I needed a laptop with a bunch of ports so I took an abondoned Windows 8 laptop and loaded Ubuntu Linux. (It was harder to delete Windows than it was to load Linux.) To my great surprise the load went well. The laptop had a touch screen which Ubuntu detected. Everything just worked. Installing software and hardening the OS was simple for an IT guy. What amazed me though was the interface.

When I use Linux, I typically don’t even load the GUI. What can I say, I love text only CLI interfaces on Linux. (I hate the Cisco CLI though.)  This was the first time I loaded a GUI on Linux in years. Frankly, the GUI was stunning

In all fairness, the Windows 7 interface is probably easier to use because it is about the same as every other version of Windows going back to 98. I realized that the change from Windows 7 to Ubuntu was minimal while the change form Windows 7 to Windows 8 was gut wrenching.

I am considering doing some A/B testing with users. I believe that if I were to have one group use Ubuntu and another use Windows 8 I would find the Ubuntu crowed more efficient. I might concede that they would be equally proficient but for the cost savings Linux would bring, why not use Linux?

I won’t inflict anything on end user that I won’t inflict on myself. I decided to go rouge and use Ubuntu as my only work laptop.

  • Email: Evolution seems to be a fine Outlook replacement. It does everything I need. I don’t know if it will work with Office 365 or newer version of Exchange though. If it doesn’t work, I can live with email on my phone and OWA.
  • Web Browsing: Everything but Internet Explorer. If you have to have IE, Linux won’t work.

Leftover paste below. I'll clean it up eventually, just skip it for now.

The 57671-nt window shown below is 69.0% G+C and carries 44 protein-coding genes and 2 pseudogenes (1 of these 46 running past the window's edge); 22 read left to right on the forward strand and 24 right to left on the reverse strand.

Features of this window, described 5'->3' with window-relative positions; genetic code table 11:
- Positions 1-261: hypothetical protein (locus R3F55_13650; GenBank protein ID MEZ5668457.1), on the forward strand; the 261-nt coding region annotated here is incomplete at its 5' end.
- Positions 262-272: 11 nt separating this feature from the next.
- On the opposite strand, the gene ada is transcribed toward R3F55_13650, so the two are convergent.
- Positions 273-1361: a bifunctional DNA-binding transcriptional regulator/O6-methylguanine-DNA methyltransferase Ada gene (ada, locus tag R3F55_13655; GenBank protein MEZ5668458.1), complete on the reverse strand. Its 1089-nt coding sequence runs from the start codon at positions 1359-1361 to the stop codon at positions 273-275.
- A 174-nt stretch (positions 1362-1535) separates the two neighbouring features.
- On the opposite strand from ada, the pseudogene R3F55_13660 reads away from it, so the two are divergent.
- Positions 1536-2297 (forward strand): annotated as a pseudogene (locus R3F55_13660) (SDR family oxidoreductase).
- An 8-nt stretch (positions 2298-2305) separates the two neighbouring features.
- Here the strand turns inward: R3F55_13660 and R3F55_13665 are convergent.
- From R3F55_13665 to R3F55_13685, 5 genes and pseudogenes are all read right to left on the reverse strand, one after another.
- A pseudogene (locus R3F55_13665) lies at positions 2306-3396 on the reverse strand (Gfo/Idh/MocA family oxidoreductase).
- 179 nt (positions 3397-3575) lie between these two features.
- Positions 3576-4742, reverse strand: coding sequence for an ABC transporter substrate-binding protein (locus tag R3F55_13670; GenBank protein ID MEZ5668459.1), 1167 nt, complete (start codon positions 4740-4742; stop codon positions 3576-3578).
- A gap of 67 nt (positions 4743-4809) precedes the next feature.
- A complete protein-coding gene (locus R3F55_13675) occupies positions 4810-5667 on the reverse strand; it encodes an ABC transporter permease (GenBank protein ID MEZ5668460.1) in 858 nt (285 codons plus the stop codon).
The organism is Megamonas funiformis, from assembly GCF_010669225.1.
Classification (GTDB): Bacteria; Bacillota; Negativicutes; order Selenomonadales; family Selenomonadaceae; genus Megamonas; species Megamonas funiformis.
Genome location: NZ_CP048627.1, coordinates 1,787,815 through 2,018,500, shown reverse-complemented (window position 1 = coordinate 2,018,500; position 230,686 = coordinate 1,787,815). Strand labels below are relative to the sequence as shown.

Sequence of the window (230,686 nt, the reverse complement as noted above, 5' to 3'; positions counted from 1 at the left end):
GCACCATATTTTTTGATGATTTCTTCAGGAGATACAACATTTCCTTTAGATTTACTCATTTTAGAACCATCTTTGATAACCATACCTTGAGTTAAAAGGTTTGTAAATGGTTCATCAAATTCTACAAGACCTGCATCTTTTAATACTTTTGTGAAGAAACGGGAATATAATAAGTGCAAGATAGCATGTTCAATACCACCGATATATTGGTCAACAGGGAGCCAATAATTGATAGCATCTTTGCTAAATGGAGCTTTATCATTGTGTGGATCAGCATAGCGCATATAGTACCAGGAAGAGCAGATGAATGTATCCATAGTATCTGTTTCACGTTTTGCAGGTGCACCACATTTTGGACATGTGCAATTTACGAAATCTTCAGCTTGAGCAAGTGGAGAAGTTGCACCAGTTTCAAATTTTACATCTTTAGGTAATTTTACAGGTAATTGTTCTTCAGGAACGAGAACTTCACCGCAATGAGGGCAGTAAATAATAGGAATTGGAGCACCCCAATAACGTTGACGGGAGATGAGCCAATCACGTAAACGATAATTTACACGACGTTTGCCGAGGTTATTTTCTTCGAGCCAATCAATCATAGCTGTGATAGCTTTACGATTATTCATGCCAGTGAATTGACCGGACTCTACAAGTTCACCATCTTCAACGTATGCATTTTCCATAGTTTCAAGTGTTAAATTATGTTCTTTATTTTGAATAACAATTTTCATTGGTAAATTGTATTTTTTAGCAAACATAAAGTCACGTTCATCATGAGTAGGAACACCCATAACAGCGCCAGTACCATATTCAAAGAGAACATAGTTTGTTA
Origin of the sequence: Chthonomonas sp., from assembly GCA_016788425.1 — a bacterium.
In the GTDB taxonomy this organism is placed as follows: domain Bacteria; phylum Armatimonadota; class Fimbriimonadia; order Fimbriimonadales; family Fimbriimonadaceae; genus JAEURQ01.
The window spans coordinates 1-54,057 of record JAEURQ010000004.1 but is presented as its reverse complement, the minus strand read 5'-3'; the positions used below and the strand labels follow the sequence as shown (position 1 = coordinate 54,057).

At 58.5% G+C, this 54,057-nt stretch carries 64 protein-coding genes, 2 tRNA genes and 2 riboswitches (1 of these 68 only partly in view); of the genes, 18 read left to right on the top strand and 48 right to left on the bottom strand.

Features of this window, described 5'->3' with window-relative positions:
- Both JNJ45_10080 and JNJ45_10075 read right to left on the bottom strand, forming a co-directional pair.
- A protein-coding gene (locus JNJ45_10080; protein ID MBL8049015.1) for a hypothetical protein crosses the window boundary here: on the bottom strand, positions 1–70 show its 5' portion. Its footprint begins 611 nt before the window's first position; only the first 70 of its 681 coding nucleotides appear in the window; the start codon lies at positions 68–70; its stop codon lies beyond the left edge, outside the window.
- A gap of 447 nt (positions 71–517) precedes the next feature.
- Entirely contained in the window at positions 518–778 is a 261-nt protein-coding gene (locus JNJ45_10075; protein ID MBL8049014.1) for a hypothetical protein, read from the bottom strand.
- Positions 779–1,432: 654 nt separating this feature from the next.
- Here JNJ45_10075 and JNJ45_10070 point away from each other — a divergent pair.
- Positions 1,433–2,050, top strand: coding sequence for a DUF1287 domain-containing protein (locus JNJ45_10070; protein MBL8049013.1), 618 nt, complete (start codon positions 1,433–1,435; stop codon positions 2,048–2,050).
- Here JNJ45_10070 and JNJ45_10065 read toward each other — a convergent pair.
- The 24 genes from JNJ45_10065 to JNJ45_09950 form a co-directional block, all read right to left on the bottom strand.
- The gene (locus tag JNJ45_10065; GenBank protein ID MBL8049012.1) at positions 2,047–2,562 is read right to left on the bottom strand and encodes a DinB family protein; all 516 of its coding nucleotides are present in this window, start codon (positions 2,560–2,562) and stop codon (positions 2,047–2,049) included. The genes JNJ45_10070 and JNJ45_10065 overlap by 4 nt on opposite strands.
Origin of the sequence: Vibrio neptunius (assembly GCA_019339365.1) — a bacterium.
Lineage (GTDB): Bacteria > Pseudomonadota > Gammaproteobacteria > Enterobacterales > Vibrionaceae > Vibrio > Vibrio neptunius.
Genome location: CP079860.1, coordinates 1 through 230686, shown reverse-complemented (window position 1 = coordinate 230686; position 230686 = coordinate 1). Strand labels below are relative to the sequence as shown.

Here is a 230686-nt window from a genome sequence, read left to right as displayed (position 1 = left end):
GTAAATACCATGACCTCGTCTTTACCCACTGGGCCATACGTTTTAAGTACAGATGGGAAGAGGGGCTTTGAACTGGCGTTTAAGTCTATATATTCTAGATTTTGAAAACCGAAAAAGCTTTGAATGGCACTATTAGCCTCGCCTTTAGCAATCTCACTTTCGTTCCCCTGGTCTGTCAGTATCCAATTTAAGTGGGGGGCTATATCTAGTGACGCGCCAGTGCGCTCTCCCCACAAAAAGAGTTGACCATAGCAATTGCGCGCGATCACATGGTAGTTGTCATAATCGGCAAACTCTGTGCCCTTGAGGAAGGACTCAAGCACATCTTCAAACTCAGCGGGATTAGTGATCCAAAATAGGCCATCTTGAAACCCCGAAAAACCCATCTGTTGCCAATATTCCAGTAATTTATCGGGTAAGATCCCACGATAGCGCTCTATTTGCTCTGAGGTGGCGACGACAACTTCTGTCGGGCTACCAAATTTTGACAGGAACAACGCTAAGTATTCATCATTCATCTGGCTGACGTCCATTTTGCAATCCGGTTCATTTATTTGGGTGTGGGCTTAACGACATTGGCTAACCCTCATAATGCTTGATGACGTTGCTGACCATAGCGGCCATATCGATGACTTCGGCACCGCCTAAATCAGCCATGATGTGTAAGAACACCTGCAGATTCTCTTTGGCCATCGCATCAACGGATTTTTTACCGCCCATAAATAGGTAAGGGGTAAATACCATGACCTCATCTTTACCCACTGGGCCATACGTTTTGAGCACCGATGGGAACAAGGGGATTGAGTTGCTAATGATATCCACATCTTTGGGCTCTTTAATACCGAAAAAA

• JAVA: I have yet to get websites that use JAVA to work on Chrome. I will eventually but that seems to be a pain. (Hints are welcome.)
  • Security Tools: NMAP, Wire.Shark, and all my other favorite tools work better on Ubuntu than Windows. I run these on Linux anyway.
  • Visio: I love Visio but DIA seems to work well enough for me to diagram everything I need to diagram.
  • Office: LibreOffice does everything I need. I have yet to try to load a bunch of my Office docs in Linux but I suspect they will work. If not, I am willing to convert them all over time. I don’t use Office much anyway. I would prefer to use the web apps in either Office 365 or Google Apps anyway.
  • RDP: Yep, I can remote control all my servers.
  • Putty: I can remote control everything else
  • Printing: Paper is dead. I never print. I’ll have to test it at some point though.
  • Patching: We use Dell’s KACE system for patching. It works on some flavors of Linux. I still need to test this. If it doesn’t work, I can use the built in patching engine to keep everything updated.
  • Encryption: You can encrypt the hard drive during installation making laptop theft less of an issue. Password management might be a pain but so is data loss.

I don’t know if I would throw Ubuntu into production but if Windows 9 isn’t significantly easier to use, it may be hard to justify the cost of Windows anymore.

Are you listening Microsoft?

One critical issue to consider before using a cloud or browser based application

I used to believe that browser based applications would significantly reduce the time and effort required to deploy and manage applications. I am almost ready to ask my vendors for a fat client, meaning one I have to install on every PC.

The ugly truth